The Roman historian Suetonius recorded a claim by the Emperor Augustus that he found Rome “…of brick, but left it of marble.” This may have been true on the surface, but the vast structures that wowed your average captive barbarian, were – including Augustus’s own palace – still solidly brick at heart.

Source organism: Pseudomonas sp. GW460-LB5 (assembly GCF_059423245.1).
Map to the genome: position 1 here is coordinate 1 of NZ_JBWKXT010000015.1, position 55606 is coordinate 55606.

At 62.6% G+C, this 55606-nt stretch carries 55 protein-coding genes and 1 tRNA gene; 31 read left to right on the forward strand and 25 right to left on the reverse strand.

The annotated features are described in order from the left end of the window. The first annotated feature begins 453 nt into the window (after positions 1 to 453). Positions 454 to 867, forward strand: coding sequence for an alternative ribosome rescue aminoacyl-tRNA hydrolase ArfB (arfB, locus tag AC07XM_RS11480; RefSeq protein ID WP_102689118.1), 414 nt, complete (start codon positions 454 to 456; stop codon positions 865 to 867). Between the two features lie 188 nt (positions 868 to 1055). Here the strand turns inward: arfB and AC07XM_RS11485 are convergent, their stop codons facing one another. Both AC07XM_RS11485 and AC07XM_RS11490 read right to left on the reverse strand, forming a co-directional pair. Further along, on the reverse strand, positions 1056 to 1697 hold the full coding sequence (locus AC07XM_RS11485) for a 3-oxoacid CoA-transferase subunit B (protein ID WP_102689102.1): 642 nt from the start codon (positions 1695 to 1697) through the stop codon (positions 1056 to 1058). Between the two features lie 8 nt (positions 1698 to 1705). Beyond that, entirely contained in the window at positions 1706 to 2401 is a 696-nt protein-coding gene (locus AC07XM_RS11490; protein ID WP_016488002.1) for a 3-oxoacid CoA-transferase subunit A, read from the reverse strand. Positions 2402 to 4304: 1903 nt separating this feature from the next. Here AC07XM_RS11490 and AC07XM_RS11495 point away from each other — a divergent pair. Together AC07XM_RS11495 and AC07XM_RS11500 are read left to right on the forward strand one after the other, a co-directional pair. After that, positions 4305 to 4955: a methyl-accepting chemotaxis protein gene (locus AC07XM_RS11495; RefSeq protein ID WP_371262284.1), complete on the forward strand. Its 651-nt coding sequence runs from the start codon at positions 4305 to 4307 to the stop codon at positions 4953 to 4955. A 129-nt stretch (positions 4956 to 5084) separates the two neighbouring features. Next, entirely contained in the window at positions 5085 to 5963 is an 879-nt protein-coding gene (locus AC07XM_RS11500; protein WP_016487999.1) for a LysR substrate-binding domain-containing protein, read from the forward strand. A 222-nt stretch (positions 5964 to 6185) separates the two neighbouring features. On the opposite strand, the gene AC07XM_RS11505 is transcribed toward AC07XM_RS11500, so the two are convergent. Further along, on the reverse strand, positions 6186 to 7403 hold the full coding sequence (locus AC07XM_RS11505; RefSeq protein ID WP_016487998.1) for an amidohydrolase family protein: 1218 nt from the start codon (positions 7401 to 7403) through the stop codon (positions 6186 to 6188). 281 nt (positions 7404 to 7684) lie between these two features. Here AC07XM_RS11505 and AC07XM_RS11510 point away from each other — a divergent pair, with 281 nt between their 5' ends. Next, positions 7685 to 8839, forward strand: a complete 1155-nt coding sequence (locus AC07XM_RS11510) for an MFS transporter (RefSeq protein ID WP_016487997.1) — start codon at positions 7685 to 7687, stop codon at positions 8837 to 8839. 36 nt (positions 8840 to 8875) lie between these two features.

He built his palace on the Palatine Hill, the most central of the Seven Hills of Rome, and the site not only of his own birth but also of the city’s symbolic heart: the Cave of the Lupercal. Buried in its depths is where, so the myth goes, a female wolf suckled Romulus and Remus, legendary founders of the city. A possible candidate for this cave has recently been located, 18 metres down inside the hill, buried under an avalanche of brick, bearing witness to how the mound was extended up and out with palace after palace by succeeding emperors who favoured its siting commandingly above the Forum Romanum on one side and the Circus Maximus on the other – so many in fact that the very word “palace” was spawned from the Palatine’s name. I (rgw)